Aside from the IC, an Entry Team, a Back-up/RIT Team, and a Safety Officer, you need to have adequate medical personnel on scene to monitor and treat responders. I think we can all agree that as emergency responders, we should have at least a BLS Ambulance on scene, if not an ALS Unit. Examples of other positions that you should consider filling would include an air monitoring & ventilation group, hazard control group (lockout and tag-out, energy control, etc.), rigging group, and medical group (for patient treatment, independent of the rescuer treatment/monitoring unit).
As important as these groups are, there is one other assignment that is extremely important during these types of calls: the Staging Officer. Let me recommend to you the early establishment of a staging area that is within a reasonable distance from the incident, but not so close that the units begin creeping toward the scene. Bring your resources to that staging area and keep them there until you need them. Take it from someone who has been there before, there's no feeling like arriving on scene and turning around to find six companies on location and awaiting assignment. Give yourself a brief moment to digest the information and draw the resources to fill the assignment; don't let them push you into a hasty decision. As a really smart chief once said, "What's worse than one bad plan is TWO bad plans".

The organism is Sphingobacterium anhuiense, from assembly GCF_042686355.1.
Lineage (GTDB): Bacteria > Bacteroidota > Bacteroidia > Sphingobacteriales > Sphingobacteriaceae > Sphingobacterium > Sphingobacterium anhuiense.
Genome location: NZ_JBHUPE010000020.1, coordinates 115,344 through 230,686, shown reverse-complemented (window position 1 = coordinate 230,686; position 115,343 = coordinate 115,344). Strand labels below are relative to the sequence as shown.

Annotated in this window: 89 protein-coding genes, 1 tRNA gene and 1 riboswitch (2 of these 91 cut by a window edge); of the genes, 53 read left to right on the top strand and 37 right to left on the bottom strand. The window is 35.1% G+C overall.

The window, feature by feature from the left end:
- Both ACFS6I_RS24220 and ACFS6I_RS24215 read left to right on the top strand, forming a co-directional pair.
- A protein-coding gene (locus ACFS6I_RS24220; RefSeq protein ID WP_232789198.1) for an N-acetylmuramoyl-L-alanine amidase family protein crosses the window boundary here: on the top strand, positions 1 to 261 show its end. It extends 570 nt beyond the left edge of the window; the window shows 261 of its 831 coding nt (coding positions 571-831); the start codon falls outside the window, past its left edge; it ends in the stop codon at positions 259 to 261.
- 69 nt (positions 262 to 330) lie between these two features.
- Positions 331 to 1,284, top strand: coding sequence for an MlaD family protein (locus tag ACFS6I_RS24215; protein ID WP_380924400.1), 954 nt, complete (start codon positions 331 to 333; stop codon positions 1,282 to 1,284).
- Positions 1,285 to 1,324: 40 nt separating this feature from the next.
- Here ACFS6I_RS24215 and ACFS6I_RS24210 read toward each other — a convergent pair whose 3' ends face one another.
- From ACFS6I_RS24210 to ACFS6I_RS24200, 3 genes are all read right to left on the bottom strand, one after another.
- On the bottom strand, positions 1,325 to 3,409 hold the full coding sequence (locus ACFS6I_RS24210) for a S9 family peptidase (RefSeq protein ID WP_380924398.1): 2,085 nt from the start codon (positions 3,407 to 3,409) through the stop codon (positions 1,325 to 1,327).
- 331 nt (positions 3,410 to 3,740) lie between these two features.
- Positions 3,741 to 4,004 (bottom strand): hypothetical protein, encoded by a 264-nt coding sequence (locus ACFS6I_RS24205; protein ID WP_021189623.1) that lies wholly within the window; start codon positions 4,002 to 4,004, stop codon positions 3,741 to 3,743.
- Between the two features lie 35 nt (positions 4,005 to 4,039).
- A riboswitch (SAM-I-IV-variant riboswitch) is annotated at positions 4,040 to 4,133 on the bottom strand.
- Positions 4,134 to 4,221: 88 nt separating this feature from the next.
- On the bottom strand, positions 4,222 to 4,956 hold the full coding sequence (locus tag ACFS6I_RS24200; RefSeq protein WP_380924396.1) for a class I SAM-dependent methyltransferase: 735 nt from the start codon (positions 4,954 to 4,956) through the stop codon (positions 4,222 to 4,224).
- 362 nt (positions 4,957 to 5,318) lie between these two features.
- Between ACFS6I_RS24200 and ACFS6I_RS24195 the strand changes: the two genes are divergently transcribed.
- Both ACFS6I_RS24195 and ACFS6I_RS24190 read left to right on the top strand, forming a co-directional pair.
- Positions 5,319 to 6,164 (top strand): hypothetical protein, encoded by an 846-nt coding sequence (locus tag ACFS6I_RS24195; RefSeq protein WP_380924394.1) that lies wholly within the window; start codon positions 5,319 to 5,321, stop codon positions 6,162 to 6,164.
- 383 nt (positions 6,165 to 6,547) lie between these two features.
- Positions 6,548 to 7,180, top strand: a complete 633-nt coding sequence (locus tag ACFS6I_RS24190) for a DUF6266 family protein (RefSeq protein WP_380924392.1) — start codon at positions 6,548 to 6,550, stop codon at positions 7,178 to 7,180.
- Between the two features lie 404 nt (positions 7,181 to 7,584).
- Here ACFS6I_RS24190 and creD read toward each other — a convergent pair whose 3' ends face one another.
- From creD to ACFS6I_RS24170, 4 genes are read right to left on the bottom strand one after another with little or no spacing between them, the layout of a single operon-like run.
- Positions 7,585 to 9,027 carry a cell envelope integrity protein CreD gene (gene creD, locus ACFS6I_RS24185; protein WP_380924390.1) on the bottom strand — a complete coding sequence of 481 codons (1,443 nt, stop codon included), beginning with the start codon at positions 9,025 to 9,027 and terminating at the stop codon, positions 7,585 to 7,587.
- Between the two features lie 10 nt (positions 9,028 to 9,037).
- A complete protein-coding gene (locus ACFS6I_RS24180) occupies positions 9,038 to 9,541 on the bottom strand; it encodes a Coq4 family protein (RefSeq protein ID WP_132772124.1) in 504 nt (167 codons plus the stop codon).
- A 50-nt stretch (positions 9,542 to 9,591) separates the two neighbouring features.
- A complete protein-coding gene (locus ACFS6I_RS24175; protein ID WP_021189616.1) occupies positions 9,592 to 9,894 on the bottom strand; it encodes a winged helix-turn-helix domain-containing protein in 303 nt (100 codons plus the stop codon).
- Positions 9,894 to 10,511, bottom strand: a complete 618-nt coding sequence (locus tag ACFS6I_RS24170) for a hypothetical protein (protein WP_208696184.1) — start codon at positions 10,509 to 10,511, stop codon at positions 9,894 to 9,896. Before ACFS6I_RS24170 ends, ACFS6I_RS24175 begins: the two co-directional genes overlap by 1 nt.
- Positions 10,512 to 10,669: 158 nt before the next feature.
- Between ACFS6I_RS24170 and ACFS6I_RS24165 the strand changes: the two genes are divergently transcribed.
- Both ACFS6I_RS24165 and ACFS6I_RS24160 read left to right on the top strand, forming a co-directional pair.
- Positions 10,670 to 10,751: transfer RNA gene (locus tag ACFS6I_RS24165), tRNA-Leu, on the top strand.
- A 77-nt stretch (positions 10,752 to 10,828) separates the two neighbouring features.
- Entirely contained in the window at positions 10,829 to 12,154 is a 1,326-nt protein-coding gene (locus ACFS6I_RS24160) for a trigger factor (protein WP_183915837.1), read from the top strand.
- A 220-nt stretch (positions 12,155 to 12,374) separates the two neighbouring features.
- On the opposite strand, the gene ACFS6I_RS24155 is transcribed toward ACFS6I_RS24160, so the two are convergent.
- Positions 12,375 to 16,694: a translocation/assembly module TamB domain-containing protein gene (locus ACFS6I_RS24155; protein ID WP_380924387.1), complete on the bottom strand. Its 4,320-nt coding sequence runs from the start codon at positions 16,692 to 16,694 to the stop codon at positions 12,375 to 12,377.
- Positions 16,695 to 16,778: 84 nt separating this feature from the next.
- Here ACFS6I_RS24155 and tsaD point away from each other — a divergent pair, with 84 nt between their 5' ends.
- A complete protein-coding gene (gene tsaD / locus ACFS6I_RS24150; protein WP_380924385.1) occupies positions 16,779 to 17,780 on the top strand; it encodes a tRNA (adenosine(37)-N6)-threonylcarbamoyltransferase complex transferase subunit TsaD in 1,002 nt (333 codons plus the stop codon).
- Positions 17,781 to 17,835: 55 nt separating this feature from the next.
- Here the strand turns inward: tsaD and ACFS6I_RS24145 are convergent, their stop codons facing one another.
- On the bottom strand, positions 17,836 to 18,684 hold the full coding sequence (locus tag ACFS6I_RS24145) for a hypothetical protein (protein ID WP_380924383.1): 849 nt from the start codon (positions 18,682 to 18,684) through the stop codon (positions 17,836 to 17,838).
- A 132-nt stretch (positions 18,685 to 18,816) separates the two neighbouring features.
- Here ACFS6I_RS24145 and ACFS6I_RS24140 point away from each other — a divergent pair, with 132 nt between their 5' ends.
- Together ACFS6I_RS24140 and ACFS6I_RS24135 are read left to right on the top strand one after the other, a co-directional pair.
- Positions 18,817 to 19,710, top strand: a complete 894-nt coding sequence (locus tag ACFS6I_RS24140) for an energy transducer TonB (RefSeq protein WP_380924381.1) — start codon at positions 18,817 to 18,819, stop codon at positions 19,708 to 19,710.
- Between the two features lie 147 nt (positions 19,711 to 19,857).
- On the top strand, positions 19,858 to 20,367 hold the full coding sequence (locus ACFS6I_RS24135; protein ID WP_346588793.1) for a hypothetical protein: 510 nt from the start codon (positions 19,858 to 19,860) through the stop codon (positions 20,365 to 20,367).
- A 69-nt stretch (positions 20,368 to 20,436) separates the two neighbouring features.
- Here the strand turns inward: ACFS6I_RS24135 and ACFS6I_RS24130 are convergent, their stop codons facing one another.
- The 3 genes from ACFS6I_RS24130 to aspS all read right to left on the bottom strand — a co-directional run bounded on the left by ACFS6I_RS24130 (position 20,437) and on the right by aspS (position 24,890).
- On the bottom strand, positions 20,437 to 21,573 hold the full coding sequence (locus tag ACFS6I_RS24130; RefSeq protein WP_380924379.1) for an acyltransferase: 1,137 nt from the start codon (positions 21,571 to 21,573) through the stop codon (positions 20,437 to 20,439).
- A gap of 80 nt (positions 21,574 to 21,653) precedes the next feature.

As you can see, a confined space incident can begin to take on a life of its own pretty quickly and if not managed aggressively, all kinds of things can go wrong. Confined space incidents are very dangerous and yet often appear innocuous. As the first arriving officer to a confined space emergency you must establish an early framework for the team to follow to provide for accountability and to divide the work into manageable segments.
In our next article, we will discuss the formation of incident action plans for confined space incidents.